In Julia Ducournau’s debut feature Raw, a veterinary school student discovers a new taste for the company (and the meat) of others, and finds a strange new bond with her sister (also a student). Interest piqued after seeing the film last year at Cannes, Nicolas Rapold spoke with Ducournau about camerawork, hazing, the Dardennes, and more, at the North American premiere in the Toronto Film Festival.
When horrific things start happening in the film, we don’t know how far you’re going to take it, because you’ve established a sense of realism.
I like to watch and make genre films that blossom from reality, from a place you don’t expect. I like to transform trivial things into strange things. It’s really unsettling when you think you know your body and all of a sudden it starts erupting. Like Justine’s gigantic rash [in the film]: you know you have to scratch, everyone scratches. The act itself is super mundane, but when you show her scratching way too much, it starts to be painful and super strange.
You also develop Justine’s appearance subtly over the course of the film.
There is an evolution in the makeup, of course, because she’s not sleeping as well as she used to. She starts eating flesh, too, so she has dark rings, and her complexion becomes white; there is an evolution in her physical health. And Garance has a very round face; she looks like a baby. The idea with the makeup was to have her look tired but also to make her grow up. She had to look like a young woman by the end of the movie.
What was the inspiration for the school hazing idea?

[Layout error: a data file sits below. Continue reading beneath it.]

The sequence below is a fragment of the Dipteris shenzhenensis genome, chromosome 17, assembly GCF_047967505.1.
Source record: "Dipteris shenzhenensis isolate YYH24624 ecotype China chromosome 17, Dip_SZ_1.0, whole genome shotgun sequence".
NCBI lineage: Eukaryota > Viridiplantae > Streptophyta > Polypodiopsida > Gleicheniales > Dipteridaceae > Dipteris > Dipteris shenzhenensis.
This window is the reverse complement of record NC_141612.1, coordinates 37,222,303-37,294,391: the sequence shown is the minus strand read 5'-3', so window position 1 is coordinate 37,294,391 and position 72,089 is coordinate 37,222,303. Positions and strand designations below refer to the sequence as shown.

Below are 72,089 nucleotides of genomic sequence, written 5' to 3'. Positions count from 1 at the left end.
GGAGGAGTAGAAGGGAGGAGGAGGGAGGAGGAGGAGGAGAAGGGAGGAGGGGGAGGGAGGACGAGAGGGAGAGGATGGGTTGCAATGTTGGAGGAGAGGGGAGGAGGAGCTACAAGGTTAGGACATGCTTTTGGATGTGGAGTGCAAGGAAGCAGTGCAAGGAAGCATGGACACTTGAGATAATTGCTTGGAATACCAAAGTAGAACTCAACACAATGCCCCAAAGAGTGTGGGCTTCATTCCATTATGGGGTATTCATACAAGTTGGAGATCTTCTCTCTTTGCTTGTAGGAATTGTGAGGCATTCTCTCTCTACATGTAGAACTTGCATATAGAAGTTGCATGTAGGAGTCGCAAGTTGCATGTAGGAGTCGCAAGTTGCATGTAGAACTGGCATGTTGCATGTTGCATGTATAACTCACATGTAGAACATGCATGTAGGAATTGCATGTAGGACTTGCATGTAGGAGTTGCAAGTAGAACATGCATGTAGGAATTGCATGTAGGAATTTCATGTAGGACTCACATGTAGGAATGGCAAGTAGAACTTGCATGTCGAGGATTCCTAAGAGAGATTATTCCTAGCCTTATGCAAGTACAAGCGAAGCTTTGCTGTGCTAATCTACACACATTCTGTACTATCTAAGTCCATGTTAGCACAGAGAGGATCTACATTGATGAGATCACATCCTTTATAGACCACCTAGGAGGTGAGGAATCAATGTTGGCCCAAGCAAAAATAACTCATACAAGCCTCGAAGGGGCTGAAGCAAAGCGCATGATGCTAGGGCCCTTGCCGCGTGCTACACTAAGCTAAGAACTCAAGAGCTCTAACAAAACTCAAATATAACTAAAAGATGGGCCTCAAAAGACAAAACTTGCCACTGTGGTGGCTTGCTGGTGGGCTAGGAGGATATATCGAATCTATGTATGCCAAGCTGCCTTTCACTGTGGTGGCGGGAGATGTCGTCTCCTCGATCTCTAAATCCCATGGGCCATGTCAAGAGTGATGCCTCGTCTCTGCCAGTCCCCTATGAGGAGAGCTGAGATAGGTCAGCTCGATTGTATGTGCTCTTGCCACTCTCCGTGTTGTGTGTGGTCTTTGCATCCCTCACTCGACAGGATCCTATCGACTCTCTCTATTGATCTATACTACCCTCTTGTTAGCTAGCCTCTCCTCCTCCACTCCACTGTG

My relationship to hazing is weird, because I’ve been involved in it as a hazer, but I wasn’t really aware of what I was doing. I was very young, 12, 13. And then I questioned myself about this later on. I’m always very puzzled by mass movements, you know?
They’re a kind of popular magic.
Yeah, I think it’s dark magic. It’s really scary. So the fact that I took part in it makes me question myself. I also heard stories about hazing, because my parents are doctors and there is a lot of hazing in med school. But I chose hazing not because of memories, but because of society and the idea that we still have to fit in a box today. It hurts me profoundly. I don’t think it’s fair to everyone, and I wanted the cannibalism to become a punk gesture against this patriarchy, against the establishment that is hazing, and against the sheep-like movement of everyone doing the same thing.
The cannibalism functioned in a couple of ways for me. It’s partly that Justine’s able to rebel and show her total resistance by destroying all norms that are forced upon her. But it also felt like when you have too many hamsters in a cage, and they start eating each other.
[Laughs] I never thought of it like that. Well, that would have made a great movie as well. I focused on the fact that these two sisters were really unique, and for me it’s like two people dressed in red recognizing each other in a blue sea. “Oh, you’re in red as well. What the fuck? I thought that I knew you but I didn’t.”
It’s a common struggle, having that trailblazing older sibling… What made you choose Garance for the lead?
I’ve been working with her since she was 12. She’s in all of my movies [Raw; Mange, 2012; short Junior, 2011], so she’s really like my muse. I see her almost like a little sister. She is an amazing actress. She has a sense of the right note, you know. That was already incredible when she was 12, and now she’s 18. We have our own language. Sometimes I tell her words that are insignificant for anyone else, but she knows what I mean. If I say something like “symphony,” she knows what to do. “You just got the note. Now you make me a symphony.”
And how did you find the actress who plays her sister?
I saw her in the 2014 Swiss-German movie Chrieg [War]. Ella is amazing in it because she plays the only girl in a group of skinheads. Her head is shaved and she dresses and talks like a guy to the point that the first time I saw the movie I didn’t even notice her. I called my producer and told him, “I didn’t see any girl in this movie.”